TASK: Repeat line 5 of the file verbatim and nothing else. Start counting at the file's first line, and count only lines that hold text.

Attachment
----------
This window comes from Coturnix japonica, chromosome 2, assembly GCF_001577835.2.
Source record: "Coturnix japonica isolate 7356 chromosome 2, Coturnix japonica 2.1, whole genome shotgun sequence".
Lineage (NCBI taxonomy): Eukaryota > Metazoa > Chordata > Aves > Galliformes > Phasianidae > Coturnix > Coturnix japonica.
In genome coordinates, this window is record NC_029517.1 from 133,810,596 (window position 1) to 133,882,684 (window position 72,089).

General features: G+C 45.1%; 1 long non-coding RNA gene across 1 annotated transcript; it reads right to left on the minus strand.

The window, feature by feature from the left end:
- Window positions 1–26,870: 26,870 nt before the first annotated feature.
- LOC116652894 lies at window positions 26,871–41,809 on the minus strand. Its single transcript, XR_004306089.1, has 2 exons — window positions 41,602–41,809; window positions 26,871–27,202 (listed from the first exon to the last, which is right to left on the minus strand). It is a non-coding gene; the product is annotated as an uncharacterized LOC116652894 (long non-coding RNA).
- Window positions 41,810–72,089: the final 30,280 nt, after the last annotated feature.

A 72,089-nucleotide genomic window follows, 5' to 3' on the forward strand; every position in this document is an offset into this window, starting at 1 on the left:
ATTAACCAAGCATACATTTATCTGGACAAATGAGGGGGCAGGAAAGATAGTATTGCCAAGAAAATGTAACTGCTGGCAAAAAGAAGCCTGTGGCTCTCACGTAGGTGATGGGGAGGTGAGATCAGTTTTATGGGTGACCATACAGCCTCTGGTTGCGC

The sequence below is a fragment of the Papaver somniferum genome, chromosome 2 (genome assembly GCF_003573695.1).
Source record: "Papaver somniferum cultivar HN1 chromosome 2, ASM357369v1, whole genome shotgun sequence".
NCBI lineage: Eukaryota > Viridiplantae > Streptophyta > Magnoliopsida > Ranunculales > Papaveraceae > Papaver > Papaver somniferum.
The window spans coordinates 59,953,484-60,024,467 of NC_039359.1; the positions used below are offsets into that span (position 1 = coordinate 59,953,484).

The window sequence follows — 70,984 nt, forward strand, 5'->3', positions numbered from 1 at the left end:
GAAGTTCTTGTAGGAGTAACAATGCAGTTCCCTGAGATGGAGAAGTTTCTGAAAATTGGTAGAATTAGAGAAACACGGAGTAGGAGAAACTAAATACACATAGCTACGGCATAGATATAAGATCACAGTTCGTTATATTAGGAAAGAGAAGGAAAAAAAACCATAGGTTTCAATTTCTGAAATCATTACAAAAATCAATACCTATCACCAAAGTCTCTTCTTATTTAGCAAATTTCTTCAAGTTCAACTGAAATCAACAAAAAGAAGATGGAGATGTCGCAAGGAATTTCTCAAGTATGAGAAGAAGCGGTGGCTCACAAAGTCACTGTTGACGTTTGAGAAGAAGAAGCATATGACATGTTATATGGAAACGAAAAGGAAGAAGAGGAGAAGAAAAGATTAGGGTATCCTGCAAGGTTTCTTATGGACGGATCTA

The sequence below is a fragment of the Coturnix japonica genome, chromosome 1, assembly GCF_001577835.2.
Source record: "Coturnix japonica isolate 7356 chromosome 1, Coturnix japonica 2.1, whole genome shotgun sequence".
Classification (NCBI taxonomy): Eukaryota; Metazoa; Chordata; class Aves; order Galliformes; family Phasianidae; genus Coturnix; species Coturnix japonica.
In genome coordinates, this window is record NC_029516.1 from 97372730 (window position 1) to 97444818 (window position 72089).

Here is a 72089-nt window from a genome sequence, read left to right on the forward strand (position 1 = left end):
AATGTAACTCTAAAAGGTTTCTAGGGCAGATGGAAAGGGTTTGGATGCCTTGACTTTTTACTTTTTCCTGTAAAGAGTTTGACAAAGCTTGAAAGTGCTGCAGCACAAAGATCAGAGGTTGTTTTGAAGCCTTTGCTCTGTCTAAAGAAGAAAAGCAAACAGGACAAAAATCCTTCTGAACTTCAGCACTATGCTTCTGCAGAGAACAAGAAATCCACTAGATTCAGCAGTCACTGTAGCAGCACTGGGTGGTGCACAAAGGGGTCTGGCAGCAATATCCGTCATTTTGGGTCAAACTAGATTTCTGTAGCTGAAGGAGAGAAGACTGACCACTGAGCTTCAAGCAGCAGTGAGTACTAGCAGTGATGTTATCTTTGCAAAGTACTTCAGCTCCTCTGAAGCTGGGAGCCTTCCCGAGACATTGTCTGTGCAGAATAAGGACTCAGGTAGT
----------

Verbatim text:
General features: G+C 45.1%; 1 long non-coding RNA gene across 1 annotated transcript; it reads right to left on the minus strand.